Act #36: Challenge hierarchy, encourage innovation.
Six months ago I found myself in a peculiar predicament. 39 years old, a decade or so of management and fundraising experience under my belt, and a fierce will to do something useful in the world. And that is when I became the executive director of a small anti-violence non-profit, organization with about 17 employees. The Bluegrass Rape Crisis Center was founded 40 years ago when a group of volunteer women in Lexington, KY had had enough of witnessing rape and sexual assault in their community, and decided to come together to run a 24-hour crisis hotline. The organization grew to cover 17 counties in central Kentucky and expanded to include counseling and intervention services, prevention education, and advocacy.
The organization was founded on the concept of empowerment. The founding mothers were empowered to respond to a community need. Volunteers were empowered to act as salaried staff on the crisis line, and were involved in all aspects of decision-making. Clients were empowered to have a choice in the manner in which they received services and talked about their assault. This is particularly noteworthy when "choice" and "power" are two things that are taken away from victims when they experience sexual violence. The community was empowered to own the problem of sexual violence and become a key player in eradicating it.
So there I was, the new girl, molded and brought up on traditional concepts of organizational management, but with a forward thinking and supportive board and a highly competent staff firmly dedicated to a cause. At the driving seat of an organization whose purpose was so undeniably critical, but whose future and relevancy in today's world had not been confronted in a while.
So what do I do?
I fire all the supervisors. The back story of course is a whole lot more complex and a whole lot of research on best practices of innovative corporate cultures went into this - but in a nutshell, I took the staff and board on a 6-month journey to return to the agency's founding roots of true empowerment. I didnt' really fire anyone. All organizational structure was flattened. Titles were stripped. Everyone was there for one purpose and one purpose alone: To eradicate sexual violence in central Kentucky through counseling, education, and advocacy. We challenged ourselves to connect every action, every decision made, to our core mission. If a program or purchase didn't help to eradicate sexual violence in central Kentucky, by golly, we didn't do it. Budgets and staffing were realigned, and we organized ourselves under an "empowerment model", where decision-making was shared, transparency was essential, and innovation was rewarded. And we lived happily ever after and completely eliminated sexual violence in central Kentucky.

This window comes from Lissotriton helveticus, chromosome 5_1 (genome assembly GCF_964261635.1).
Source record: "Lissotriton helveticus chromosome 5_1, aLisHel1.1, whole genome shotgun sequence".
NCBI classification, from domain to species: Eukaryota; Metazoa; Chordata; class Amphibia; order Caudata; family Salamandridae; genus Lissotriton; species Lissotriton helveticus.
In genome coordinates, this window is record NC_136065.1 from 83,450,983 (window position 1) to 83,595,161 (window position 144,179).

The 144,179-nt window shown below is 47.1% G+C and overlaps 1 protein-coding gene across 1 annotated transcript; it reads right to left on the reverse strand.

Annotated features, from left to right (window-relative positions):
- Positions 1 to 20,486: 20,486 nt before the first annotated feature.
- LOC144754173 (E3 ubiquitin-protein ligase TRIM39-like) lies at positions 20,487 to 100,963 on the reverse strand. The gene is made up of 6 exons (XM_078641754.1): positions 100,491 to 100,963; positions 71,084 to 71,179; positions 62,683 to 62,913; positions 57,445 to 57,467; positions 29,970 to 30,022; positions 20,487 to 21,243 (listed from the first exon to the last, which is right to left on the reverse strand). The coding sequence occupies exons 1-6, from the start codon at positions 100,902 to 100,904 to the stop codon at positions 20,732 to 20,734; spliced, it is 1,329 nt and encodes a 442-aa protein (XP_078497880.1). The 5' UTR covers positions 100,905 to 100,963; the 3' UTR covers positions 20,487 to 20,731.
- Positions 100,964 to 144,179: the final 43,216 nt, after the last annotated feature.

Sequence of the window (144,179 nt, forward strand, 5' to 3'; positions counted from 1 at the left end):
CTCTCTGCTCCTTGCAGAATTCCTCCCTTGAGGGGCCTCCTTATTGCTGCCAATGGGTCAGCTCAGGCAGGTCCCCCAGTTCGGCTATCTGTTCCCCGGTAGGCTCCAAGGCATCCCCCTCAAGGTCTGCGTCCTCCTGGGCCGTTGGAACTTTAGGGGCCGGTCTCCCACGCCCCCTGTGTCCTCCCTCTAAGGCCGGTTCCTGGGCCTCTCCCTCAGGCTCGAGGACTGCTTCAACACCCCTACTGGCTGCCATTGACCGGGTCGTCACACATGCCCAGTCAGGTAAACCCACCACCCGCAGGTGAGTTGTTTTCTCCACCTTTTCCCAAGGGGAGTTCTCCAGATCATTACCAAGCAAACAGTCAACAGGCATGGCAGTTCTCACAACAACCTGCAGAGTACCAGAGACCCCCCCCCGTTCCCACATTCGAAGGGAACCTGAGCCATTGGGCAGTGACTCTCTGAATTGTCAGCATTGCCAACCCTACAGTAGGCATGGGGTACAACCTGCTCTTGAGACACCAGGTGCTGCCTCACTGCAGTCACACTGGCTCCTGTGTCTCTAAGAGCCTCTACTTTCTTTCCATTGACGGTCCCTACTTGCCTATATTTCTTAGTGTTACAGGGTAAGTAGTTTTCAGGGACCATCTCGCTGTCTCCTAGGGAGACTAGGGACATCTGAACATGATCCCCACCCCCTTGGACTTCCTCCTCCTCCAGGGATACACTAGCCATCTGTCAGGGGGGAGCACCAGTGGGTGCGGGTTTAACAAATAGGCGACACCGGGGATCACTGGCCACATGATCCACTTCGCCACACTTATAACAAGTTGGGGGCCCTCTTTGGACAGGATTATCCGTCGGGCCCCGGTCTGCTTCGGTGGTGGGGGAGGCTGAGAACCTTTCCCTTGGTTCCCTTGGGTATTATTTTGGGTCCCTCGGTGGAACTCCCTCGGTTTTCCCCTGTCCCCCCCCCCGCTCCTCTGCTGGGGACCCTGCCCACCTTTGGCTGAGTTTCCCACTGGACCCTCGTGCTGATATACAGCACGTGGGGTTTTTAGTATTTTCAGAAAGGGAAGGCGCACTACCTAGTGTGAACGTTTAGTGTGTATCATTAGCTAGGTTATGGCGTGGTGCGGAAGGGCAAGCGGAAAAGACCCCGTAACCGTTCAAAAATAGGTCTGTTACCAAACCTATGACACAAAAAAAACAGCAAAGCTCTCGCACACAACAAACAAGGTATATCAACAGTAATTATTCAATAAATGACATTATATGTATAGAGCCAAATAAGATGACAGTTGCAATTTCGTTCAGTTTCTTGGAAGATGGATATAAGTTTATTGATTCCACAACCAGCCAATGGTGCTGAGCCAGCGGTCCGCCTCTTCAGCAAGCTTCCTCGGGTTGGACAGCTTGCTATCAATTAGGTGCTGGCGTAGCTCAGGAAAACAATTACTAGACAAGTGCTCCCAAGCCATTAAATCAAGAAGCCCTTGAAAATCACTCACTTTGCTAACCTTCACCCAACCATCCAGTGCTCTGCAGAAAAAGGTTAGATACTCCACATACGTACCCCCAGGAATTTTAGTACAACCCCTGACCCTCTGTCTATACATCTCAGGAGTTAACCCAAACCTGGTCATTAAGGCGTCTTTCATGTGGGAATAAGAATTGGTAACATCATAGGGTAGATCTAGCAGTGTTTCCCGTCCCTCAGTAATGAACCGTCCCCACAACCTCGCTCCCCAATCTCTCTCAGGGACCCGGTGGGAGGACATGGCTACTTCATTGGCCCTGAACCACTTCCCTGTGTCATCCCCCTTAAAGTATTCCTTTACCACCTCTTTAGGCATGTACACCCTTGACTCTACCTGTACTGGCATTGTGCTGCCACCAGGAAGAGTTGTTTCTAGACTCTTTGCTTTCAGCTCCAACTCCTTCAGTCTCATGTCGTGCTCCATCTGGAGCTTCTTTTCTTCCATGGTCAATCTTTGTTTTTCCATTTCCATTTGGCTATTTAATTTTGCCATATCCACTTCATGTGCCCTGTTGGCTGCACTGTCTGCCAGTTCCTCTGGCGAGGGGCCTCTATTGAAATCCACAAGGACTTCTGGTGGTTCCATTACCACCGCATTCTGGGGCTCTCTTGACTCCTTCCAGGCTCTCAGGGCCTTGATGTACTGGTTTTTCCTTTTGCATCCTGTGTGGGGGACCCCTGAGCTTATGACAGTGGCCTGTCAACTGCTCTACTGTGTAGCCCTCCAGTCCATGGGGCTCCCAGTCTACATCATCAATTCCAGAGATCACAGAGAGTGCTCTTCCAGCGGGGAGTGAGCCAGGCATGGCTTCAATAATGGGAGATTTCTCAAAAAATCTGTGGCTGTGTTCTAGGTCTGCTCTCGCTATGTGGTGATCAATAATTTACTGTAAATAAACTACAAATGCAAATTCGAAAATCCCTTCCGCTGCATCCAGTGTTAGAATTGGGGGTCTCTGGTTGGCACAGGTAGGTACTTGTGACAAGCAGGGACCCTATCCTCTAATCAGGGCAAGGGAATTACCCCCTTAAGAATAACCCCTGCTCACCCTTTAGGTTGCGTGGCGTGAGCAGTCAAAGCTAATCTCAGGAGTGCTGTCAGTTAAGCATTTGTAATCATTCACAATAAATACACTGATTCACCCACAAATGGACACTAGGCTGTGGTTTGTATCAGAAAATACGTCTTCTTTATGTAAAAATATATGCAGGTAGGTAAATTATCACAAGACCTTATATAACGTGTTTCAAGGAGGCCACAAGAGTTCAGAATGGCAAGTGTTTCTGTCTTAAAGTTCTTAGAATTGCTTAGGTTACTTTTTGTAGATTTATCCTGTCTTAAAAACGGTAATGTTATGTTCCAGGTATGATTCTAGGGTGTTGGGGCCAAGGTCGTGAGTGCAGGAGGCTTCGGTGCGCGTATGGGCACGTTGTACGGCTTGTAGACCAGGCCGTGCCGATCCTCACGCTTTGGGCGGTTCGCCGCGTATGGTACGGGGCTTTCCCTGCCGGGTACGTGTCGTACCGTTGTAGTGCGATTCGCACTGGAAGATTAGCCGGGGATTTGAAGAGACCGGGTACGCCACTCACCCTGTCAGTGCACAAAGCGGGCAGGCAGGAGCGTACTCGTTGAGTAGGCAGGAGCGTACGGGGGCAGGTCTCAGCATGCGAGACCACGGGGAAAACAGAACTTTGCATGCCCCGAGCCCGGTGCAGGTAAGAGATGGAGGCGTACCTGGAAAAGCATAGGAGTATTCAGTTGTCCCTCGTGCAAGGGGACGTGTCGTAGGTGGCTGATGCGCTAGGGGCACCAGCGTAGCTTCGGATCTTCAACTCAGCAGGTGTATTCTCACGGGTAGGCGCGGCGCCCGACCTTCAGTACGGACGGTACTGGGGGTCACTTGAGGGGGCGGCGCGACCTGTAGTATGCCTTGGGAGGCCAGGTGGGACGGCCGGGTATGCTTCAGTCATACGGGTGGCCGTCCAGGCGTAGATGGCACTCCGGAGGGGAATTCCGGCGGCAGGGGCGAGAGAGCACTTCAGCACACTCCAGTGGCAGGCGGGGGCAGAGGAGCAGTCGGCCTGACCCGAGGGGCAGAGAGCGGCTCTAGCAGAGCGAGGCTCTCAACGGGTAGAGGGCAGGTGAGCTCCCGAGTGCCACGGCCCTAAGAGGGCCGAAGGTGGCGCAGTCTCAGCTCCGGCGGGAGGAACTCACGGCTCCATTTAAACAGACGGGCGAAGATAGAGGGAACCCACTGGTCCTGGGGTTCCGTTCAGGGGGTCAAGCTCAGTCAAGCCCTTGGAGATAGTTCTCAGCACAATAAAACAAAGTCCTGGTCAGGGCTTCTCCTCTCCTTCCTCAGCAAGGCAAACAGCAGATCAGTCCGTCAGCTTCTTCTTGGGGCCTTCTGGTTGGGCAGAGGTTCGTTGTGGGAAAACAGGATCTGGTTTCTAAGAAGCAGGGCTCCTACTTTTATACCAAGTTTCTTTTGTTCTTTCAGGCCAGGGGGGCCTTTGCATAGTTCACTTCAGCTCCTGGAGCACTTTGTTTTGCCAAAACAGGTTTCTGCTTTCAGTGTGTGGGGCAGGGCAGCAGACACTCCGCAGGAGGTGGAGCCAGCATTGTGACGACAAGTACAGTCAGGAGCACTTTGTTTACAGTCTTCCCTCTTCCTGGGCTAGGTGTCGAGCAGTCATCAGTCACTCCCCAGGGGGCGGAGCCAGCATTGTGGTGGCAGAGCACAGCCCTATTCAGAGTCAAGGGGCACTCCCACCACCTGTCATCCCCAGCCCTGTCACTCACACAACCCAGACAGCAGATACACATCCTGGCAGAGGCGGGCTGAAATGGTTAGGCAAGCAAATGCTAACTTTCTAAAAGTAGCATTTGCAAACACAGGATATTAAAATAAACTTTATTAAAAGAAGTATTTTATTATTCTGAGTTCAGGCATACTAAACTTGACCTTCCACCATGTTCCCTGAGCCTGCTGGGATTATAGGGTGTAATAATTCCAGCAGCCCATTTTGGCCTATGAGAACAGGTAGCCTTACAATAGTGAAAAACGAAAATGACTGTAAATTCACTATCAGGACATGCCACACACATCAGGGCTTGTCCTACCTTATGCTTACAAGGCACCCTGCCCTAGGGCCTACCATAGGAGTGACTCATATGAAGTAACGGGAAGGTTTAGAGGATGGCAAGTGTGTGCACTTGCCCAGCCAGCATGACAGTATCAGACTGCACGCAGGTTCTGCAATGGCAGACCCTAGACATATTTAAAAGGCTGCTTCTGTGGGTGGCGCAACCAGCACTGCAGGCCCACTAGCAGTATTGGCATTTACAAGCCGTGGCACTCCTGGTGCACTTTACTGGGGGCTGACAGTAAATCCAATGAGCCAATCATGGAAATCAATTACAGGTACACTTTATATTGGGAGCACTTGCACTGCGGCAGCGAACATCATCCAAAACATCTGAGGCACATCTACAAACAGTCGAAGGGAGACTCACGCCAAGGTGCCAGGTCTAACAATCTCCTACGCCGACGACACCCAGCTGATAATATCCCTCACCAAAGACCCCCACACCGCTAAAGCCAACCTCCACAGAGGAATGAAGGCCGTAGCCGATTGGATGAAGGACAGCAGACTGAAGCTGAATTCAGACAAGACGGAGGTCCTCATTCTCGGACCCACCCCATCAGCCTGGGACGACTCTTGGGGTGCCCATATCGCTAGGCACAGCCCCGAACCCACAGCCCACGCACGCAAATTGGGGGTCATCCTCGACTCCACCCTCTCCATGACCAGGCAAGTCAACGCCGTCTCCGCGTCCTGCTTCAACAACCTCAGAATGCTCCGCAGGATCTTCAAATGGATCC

The process, while highly rewarding, has been incredibly difficult and has taken extraordinary amounts of time and energy from all of us. True transparency requires a heck of a lot of communication. Shared decision-making requires time, and structure, and at some point, complete trust in the process. While staff has exploded with innovation - alternative therapy groups, reframing our prevention efforts, outreach to underserved populations, redefining our role as advocates - we have to figure out a sustainable way to fund these programs and continue to meet the most basic needs of our clients. And don't get me started about accountability. Have you ever worked without a boss? At first the freedom to think, to act is liberating, but when the honeymoon phase is over, we've found ourselves needing a little structure, a little guidance, a little feedback would be nice. So we do what we always do when faced with a problem in an empowerment model. We retreat. And talk strategy. And break into small groups with one question in mind: How do we hold ourselves accountable for or work? The result? A comprehensive accountability program that consists of individual accountability plans, small accountability teams that meet quarterly with each staff person to review those plans, job descriptions, and agency priorities (always staying connected to the mission of course), and a structured conversation to empower each employee to stay focused and to evaluate his/her work.
Sometimes I wake myself up in the middle of the night thinking to myself, what on earth have I done? I've had some amazing bosses in my lifetime. Supervision can be good, right? And then I realize that our journey has only begun, and empowerment in the truest form is something we all should strive to attain, not only in our work settings, but in our lives and in our communities. So the 17 of us - make that 18 (in our empowerment model we were able realign our staffing and budget to hire a new therapist when we collectively addressed our most pressing issue, a therapy waiting list), are pushing forward with this crazy notion of empowerment, because we know that in the end, it is the only way that we can do more, serve more, impact more, prevent more. We know that if we can empower each other, there is hope in empowering survivors, and there is hope in empowering everyone else around us to take a stand against sexual violence.
For more information on the awesome work that these gals do at the Bluegrass Rape Crisis Center, please visit www.bluegrassrapecrisis.org. We empower you to join the movement.